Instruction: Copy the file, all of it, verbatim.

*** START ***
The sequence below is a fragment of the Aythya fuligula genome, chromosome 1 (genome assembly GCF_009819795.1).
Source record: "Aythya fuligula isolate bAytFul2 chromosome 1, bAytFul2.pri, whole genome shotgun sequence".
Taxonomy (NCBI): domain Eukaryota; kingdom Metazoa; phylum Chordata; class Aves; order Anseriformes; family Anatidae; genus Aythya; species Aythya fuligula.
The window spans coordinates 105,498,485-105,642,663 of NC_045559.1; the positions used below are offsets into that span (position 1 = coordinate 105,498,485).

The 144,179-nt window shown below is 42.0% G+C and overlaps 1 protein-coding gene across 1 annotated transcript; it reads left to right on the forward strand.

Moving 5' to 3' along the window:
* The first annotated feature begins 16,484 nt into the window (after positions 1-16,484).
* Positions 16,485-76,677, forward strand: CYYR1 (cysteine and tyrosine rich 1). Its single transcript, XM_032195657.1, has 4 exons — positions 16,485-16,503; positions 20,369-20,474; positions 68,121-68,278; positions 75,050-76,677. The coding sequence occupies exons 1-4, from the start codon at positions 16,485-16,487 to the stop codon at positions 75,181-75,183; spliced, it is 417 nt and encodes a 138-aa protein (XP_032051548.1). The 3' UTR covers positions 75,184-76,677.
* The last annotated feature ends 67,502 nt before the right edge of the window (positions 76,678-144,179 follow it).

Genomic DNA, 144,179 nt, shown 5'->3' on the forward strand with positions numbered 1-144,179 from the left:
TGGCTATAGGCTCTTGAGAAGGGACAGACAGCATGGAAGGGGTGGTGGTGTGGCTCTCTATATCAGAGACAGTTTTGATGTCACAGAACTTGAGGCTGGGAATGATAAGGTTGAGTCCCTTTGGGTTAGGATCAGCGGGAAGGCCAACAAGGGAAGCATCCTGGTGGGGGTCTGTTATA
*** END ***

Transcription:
The sequence below is a fragment of the Aythya fuligula genome, chromosome 1 (genome assembly GCF_009819795.1).
Source record: "Aythya fuligula isolate bAytFul2 chromosome 1, bAytFul2.pri, whole genome shotgun sequence".
Taxonomy (NCBI): domain Eukaryota; kingdom Metazoa; phylum Chordata; class Aves; order Anseriformes; family Anatidae; genus Aythya; species Aythya fuligula.
The window spans coordinates 105,498,485-105,642,663 of NC_045559.1; the positions used below are offsets into that span (position 1 = coordinate 105,498,485).

The 144,179-nt window shown below is 42.0% G+C and overlaps 1 protein-coding gene across 1 annotated transcript; it reads left to right on the forward strand.

Moving 5' to 3' along the window:
* The first annotated feature begins 16,484 nt into the window (after positions 1-16,484).
* Positions 16,485-76,677, forward strand: CYYR1 (cysteine and tyrosine rich 1). Its single transcript, XM_032195657.1, has 4 exons — positions 16,485-16,503; positions 20,369-20,474; positions 68,121-68,278; positions 75,050-76,677. The coding sequence occupies exons 1-4, from the start codon at positions 16,485-16,487 to the stop codon at positions 75,181-75,183; spliced, it is 417 nt and encodes a 138-aa protein (XP_032051548.1). The 3' UTR covers positions 75,184-76,677.
* The last annotated feature ends 67,502 nt before the right edge of the window (positions 76,678-144,179 follow it).

Genomic DNA, 144,179 nt, shown 5'->3' on the forward strand with positions numbered 1-144,179 from the left:
TGGCTATAGGCTCTTGAGAAGGGACAGACAGCATGGAAGGGGTGGTGGTGTGGCTCTCTATATCAGAGACAGTTTTGATGTCACAGAACTTGAGGCTGGGAATGATAAGGTTGAGTCCCTTTGGGTTAGGATCAGCGGGAAGGCCAACAAGGGAAGCATCCTGGTGGGGGTCTGTTATA